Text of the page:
Zen in the Art of Rhetoric: An Inquiry into Coherence

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SUNY Press, 1996 - Philosophy - 220 pages
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Zen in the Art of Rhetoric interrogates the role of dualistic thought in human communication and culture, and offers new insights into the similarities and differences that mark Eastern and Western conceptualizations of language. Beginning with a reconsideration of the relationship between Zen Buddhism and rhetoric, the book progresses through a series of essays that examines the epistemological assumptions shared by pre-classical and postmodern rhetorics and Buddhist metaphysics, suggesting that the conception of rhetoric articulated by the Greek Sophists parallels the questioning of duality posed by Zenists as well as the critique of negation advanced by some postmodern theorists.

Drawing on poetry, personal narratives, critical analysis, and epistemological explorations, this book expands traditional conceptions of rhetoric beyond an “art of persuasion” to a power to manage diverse conceptions of reality, freeing the study and practice of discourse from the essentializing constraints of foundationist philosophy. As an “inquiry into coherence,” the book explores social, political, and pedagogical issues ranging from racism, to cultural and ethnic diversity, to the role of argument and persuasion in the creation and perpetuation of difference. The result of this exploration is an understanding of rhetoric as a Tao, a Way of being, thinking, and speaking grounded in what the author calls “dialogic coherence,” an actively non-argumentative approach to language, life, and method that is based upon the philosophies and practices of the Eastern martial arts.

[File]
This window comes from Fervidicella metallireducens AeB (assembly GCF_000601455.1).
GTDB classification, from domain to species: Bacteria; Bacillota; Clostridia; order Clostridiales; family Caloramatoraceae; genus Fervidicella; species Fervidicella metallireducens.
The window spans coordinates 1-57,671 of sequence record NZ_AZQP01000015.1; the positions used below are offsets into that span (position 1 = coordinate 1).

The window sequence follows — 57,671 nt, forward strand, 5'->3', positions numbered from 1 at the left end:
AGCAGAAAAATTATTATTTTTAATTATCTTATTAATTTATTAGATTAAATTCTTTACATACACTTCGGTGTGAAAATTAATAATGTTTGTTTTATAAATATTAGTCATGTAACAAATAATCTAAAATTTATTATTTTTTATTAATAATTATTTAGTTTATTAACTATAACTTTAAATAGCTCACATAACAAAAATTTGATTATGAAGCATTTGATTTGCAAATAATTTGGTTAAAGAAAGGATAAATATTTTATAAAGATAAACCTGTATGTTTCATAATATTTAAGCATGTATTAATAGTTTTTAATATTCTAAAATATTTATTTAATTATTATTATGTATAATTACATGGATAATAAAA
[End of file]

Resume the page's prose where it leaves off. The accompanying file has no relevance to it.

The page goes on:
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Contents

To Grasp the Words and Die
19
Beginners Mind
43
Otherness
65
Emptiness
93
One Hand Clapping
113
Coherence
131
Honoring the Form
149
Notes
169
References
195
Index
215
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Page 25 - It is proposed . . . that the widespread and pervasive distinctions between people (race, nation, family, profession, etc., etc.), which are now preventing mankind from working together for the common good, and indeed, even for survival, have one of the key factors of their origin in a kind of thought that treats things as inherently divided, disconnected, and 'broken up' into yet smaller constituent parts.

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About the author (1996)

Mark Lawrence McPhail is Associate Professor of Communications in the Department of Communication at the University of Utah.

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